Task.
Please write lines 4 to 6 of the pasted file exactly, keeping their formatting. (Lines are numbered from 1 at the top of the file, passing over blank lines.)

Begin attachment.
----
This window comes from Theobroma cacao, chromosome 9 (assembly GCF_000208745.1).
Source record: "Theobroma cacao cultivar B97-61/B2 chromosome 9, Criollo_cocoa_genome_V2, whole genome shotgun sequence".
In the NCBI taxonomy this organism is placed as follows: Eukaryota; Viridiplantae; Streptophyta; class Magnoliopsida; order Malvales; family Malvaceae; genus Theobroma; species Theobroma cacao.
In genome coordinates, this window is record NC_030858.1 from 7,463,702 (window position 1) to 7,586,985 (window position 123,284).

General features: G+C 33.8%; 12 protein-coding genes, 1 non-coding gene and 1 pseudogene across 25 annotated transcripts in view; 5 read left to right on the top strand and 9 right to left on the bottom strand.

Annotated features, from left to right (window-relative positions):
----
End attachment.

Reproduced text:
In genome coordinates, this window is record NC_030858.1 from 7,463,702 (window position 1) to 7,586,985 (window position 123,284).

General features: G+C 33.8%; 12 protein-coding genes, 1 non-coding gene and 1 pseudogene across 25 annotated transcripts in view; 5 read left to right on the top strand and 9 right to left on the bottom strand.

Annotated features, from left to right (window-relative positions):